Friday, May 06, 2005

Roger Freed, Cardinals Legend

Basking in the glow of Monday's record comeback by the Cardinals, my mind hearkened back to another Monday, a forgotten Monday, in the now quite long ago past. Monday, August 22, 1977, to be exact. I was approaching my 14th birthday, and the Cardinals were fighting for their lives.

It had been a great summer. The Cardinals had at one point been 8.5 games back of the Cubs in June. The Cubs had come out of the gates that year as hot as the Cards were last year. They seemingly couldn't lose in May and June. But they did their usual swoon-thing, and dropped back to earth. This Cubs team did the seemingly impossible, and broke a baseball rule of thumb (they "came from ahead" as Jim Rome would say). They finished the season at .500, after being 25 games over .500 in June. But I digress...

On 8/22/1977, the Cardinals were 9 games back of the division-leading Phillies, and a game and a half from second place. The Phillies had already won, and what little hope I had left in this fun year of baseball was almost gone as the Cardinals entered the ninth inning trailing the Dodgers 5-1. Al Hrabosky pitched the ninth and gave up a run. By this time Al's best days as a Cardinal were gone. Anyway, even though I never turned off the radio, I really didn't expect to "witness" what I heard that wild ninth inning.

A 6-1 deficit in those days of "deader" balls and a cavernous, Astro-turf laden Busch Stadium seemed too enormous to overcome. This was before the fences were moved in to promote more home runs. So, I was content with the fact that the Cardinals had reached the point of no return, and would soon be 10 games in back with six weeks to play.

I don't remember the exact sequence of events, the last 28 years have dulled my memory too much. In fact, I had a hard time finding this game on the internet when I remembered it Tuesday. I did find the box score at Baseball Almanac, but what I remember as one of the greatest games I heard on the radio is largely forgotten. I wish I could give the details, but I can't.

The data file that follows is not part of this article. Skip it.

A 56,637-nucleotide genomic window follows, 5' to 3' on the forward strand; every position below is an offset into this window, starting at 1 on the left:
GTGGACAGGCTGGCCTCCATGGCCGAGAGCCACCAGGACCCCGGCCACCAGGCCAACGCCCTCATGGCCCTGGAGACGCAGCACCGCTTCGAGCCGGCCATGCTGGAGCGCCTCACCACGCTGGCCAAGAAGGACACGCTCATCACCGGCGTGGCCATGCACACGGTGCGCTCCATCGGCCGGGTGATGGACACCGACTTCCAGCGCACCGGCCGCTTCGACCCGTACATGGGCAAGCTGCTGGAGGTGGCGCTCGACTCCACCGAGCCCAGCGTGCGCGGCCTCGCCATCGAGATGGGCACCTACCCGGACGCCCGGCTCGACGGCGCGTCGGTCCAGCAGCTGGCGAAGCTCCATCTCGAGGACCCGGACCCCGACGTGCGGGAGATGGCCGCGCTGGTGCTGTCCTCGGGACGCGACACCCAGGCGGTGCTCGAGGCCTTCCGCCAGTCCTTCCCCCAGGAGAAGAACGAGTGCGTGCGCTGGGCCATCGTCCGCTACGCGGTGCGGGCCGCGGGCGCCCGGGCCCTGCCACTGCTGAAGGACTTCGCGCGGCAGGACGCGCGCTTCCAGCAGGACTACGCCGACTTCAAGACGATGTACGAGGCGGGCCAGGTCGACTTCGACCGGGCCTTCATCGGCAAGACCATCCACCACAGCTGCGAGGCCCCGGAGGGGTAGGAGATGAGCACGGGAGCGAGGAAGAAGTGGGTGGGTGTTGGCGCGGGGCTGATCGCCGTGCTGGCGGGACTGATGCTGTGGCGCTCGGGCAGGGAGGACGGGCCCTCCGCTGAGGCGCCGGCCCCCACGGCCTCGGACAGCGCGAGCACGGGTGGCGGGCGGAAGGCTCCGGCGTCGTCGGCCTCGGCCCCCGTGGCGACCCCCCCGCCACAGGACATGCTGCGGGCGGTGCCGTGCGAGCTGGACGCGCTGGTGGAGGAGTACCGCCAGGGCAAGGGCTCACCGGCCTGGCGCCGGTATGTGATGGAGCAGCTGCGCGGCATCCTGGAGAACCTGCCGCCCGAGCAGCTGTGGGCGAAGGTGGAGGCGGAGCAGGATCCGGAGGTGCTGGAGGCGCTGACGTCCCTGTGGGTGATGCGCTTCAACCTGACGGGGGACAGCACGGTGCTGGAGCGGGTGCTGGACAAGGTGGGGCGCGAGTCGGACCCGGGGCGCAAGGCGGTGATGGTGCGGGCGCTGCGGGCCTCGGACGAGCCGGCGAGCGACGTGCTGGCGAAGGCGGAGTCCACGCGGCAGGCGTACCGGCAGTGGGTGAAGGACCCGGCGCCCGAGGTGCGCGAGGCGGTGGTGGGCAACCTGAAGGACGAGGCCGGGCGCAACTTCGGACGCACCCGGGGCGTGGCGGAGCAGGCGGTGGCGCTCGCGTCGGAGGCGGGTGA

But I do remember this. The Dodgers couldn't get anyone out. And as the Cards got closer and closer, the excitement building, and the announcers (had to be Buck and Shannon) crisply calling the play by play, I remember thinking to myself that it would be more devastating to lose after making a comeback than it would have been to lose quietly. Who wants to get their hopes up for a miracle and then have those hopes doused with gasoline and set on fire?

And I also remember this. It was 6-5, two men on, and still only one out, when Roger Freed stepped to the plate. In the late 1970s, the Cardinals had very few power hitters. Simmons could pop a few, and so could Hendrick (who wouldn't come to the Cards until a 1978 trade with the Padres), but otherwise it was a singles hitting team. Freed was the exception. Although usually coming off the bench to pinch hit, he seemed to supply the Cardinals power when they needed it most- at the end games. He is best known for his walk off grand slam against the Astros in 1979, but I will always remember him most for this game.

Freed deposited a pitch from Dodger reliever Charlie Hough in to the left field stands. As my memory is faulty, I think this is how it went down. The Cardinals had completed the greatest comeback I had ever heard of to that point, and I'd witnessed it all on the radio because the Cards didn't televise home games in those days. Sometimes I wish it were like that again, but that's because of the team of Buck and Shannon, which obviously can never happen again. I'm sure before cutting to commercials, Jack uttered that much missed phrase, "totals and highlights in a minute."

So, the Cardinals scored seven ninth inning runs on that day, just like the Cardinals did Monday night this week. The only differences were that the Redbirds only trailed by 5 runs in 1977, and were the home team, so the home run by Freed was a walk-off.

Although they would win again the next two days to run their record to 71-55 (finally moving ahead of the Cubs and within 8 games of first), the 1977 Cardinals swooned shortly thereafter. They went on to finish the last 38 games with a record of 14-24, but did manage to catch the dreadful Cubs, thank God.